Safety And Success
After Robot Assisted Radical Prostatectomy
The most important factor offered by the robot is a potentially safer operation with reduced risks of complications. No randomized prospective trials have been performed comparing standard open RP to RARP for a number of reasons. However, short of randomized control trials, the best way to analyze differences between the two approaches with the least amount of bias is large population based studies. In late 2007, Hu and colleagues published a landmark large population based study on 14,727 men undergoing radical prostatectomy over three years between 2003 and 2005. This study used computer generated claims (MarketScanR) which are based on procedure and complication specific codes. It encompassed all four major regions of the United States and included randomly urologists with high and low volume surgical practices. The study had a remarkable number of important findings. The percent of men undergoing RARP was just 5.4% in 2003 and rose to 24.4% by 2005. Further, in the early years, 2003, the need to convert from RARP to open RP was 28.6% and by 2005 this had dropped precipitously to 4.5%. It is now estimated that in 2009 more then 80% of men undergoing radical prostatectomy will have RARP. Table 1 provides a list of complications comparing RARP to RP taken from the report by Hu and associates and data from patients operated on at UC Irvine. It is divided into general complications associated with surgery and those unique to radical prostatectomy.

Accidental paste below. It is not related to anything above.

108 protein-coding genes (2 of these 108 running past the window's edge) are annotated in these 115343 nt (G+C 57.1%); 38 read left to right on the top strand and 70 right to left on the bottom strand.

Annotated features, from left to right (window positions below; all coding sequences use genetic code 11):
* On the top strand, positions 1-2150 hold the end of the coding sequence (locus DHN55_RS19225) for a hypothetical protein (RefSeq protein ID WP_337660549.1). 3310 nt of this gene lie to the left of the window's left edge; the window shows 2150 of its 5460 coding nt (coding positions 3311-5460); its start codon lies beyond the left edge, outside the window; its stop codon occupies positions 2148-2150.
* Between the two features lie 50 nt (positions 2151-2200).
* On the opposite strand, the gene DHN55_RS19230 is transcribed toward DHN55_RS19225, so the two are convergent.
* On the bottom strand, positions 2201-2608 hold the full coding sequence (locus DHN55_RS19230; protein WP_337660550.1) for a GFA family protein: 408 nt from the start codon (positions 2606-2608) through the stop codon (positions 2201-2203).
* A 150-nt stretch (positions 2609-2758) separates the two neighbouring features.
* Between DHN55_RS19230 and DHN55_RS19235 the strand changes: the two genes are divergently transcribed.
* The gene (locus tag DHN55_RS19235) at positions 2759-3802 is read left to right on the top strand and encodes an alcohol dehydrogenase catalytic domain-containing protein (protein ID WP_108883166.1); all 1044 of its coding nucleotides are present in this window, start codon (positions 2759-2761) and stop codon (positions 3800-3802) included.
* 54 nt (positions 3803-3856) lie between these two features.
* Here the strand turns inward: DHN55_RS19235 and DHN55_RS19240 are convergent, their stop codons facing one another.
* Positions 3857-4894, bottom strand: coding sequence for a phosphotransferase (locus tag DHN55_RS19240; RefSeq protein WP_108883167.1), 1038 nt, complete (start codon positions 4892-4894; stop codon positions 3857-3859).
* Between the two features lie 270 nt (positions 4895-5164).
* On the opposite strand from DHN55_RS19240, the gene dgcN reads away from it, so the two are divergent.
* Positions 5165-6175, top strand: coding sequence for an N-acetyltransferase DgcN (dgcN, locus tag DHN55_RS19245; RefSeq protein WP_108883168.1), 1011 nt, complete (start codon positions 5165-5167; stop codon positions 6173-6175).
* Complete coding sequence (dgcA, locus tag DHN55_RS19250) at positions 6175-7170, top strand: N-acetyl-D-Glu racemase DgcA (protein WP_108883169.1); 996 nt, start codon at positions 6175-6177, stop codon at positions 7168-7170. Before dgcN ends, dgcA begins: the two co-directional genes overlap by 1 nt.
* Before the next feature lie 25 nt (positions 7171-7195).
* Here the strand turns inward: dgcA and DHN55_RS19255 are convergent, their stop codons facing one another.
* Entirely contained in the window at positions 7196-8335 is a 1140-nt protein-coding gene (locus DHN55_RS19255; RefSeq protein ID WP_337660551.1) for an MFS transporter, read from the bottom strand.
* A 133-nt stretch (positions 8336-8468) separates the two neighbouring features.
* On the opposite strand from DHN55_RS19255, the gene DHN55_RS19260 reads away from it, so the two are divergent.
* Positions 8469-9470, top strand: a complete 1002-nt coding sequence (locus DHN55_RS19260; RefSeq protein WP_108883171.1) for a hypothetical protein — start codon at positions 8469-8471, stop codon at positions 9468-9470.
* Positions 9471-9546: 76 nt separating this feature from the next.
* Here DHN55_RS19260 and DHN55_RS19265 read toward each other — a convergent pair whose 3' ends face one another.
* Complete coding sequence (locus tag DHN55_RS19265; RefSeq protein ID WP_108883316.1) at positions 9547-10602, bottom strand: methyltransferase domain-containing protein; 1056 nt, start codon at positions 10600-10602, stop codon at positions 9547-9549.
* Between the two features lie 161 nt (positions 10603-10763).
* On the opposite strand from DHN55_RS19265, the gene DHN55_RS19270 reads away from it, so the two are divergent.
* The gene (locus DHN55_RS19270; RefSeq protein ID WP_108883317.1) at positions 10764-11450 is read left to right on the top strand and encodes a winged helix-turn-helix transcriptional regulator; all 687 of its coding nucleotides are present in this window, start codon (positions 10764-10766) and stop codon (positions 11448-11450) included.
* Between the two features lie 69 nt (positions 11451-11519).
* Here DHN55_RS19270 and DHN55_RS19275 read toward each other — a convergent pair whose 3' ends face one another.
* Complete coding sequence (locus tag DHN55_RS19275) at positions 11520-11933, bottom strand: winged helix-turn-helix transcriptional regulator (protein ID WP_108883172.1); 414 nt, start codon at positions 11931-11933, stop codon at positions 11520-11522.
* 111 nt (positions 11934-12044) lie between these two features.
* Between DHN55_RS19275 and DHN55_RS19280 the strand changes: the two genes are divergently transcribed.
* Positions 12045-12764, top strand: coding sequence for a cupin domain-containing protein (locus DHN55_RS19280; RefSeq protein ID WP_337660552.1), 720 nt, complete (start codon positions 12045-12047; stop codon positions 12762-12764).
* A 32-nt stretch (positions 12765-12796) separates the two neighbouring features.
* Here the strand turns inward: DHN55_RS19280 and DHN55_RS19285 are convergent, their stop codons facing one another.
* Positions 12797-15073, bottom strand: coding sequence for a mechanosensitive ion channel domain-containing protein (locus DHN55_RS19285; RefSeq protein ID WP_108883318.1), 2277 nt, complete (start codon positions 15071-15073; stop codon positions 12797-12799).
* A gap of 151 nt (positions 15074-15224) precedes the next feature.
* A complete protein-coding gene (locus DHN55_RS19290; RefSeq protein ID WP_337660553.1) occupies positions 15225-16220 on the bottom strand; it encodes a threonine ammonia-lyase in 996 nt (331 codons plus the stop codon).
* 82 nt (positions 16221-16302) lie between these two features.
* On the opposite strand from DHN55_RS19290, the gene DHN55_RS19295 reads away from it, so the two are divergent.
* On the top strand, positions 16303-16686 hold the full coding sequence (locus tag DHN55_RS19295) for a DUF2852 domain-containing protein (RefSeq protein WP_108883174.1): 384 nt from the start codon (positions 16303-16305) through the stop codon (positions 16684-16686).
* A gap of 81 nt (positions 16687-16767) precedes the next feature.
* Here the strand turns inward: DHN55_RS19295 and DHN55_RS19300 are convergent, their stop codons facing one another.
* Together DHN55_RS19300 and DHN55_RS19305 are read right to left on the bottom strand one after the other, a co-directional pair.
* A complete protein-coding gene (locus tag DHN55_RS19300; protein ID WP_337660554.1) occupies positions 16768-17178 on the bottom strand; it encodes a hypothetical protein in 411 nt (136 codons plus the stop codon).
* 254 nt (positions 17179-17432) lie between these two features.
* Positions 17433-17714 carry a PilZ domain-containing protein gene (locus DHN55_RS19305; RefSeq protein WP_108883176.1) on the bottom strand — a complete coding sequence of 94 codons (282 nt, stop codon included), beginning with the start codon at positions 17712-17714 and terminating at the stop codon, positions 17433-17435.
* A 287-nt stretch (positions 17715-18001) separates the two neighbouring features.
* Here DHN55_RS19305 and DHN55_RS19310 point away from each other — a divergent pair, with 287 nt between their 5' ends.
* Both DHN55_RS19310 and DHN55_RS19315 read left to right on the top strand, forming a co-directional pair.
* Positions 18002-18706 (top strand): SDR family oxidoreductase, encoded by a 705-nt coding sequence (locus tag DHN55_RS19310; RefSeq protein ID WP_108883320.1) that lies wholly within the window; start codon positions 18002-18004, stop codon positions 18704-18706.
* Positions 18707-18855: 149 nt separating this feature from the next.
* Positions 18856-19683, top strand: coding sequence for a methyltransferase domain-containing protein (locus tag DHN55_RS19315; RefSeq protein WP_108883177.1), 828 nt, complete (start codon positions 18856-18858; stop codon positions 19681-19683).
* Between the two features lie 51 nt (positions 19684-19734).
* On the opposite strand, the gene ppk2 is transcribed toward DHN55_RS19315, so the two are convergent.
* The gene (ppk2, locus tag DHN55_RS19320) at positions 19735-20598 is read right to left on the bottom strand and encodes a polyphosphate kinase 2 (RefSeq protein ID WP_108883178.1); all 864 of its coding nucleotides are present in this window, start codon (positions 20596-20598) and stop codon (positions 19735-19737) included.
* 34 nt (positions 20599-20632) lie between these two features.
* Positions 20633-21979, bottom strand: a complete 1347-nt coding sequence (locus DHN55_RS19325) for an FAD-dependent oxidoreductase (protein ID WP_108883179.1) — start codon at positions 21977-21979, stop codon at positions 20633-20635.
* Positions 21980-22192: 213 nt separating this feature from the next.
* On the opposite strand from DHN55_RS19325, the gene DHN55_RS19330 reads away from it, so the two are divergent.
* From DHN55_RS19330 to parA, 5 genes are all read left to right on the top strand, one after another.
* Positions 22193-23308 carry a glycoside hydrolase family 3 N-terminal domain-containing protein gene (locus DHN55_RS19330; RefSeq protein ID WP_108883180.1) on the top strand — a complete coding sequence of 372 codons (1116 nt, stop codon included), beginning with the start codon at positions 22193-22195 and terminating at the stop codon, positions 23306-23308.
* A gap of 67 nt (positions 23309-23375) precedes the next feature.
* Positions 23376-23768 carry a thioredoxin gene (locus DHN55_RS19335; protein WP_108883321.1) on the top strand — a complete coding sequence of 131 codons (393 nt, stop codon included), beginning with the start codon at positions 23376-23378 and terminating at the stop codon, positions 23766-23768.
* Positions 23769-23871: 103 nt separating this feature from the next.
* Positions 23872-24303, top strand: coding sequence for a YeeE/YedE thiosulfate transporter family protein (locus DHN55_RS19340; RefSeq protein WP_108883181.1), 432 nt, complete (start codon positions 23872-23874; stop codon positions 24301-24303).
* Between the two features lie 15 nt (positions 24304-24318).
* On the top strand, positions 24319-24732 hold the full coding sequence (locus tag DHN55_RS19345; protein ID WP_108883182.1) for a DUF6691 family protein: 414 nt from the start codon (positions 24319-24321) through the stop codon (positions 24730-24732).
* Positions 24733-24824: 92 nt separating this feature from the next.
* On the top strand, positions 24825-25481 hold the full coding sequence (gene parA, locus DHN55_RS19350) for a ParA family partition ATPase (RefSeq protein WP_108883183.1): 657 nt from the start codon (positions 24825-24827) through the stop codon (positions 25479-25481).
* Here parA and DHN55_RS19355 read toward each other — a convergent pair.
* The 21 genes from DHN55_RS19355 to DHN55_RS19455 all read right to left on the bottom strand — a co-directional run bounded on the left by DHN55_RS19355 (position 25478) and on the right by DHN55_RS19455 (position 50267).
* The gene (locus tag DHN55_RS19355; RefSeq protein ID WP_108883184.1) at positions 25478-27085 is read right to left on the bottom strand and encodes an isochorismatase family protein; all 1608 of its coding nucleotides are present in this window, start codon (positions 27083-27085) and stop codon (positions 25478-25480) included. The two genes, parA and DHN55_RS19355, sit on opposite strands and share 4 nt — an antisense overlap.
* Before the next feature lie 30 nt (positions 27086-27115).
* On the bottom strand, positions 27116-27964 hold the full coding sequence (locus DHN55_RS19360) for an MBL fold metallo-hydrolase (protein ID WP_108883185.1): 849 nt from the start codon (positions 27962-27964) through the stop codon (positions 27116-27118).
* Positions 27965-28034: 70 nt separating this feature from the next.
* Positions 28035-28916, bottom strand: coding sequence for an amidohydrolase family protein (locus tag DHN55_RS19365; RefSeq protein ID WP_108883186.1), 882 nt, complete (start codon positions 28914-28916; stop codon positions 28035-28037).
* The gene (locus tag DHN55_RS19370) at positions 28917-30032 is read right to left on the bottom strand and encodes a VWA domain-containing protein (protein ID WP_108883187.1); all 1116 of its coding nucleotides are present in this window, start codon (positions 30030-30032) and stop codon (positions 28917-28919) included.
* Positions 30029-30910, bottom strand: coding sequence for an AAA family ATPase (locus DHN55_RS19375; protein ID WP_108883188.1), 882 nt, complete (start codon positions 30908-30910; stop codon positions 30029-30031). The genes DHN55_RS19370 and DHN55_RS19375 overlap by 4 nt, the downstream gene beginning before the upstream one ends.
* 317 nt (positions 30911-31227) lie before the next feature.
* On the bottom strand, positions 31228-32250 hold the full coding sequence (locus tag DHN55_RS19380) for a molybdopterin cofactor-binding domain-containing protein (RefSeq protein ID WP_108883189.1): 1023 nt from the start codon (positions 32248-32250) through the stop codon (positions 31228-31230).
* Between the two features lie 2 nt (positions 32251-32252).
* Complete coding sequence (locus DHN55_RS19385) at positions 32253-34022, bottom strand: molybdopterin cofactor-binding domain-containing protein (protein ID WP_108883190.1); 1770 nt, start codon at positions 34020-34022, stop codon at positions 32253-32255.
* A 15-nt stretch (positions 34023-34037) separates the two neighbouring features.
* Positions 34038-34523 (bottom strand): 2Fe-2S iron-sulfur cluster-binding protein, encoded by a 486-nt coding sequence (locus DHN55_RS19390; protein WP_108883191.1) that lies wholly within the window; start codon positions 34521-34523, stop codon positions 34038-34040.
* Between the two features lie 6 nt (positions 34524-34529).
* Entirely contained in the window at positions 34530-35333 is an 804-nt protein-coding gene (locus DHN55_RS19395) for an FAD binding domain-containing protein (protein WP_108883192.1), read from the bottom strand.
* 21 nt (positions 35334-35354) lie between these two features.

Potential complications associated with radical prostatectomy
In addition to the findings in Table 1 there have been no deaths. There have been no venous thrombosis complications or PEs in over 700 cases and there have been no bladder neck contractures or strictures in over 350 cases. Common sense dictates that complication rates should vary from surgeon to surgeon and are technically related. That is - better technique, skill and experience does reduce the risk of complication. These findings have been confirmed in large population based studies by Hu and associates and Bianco and associates.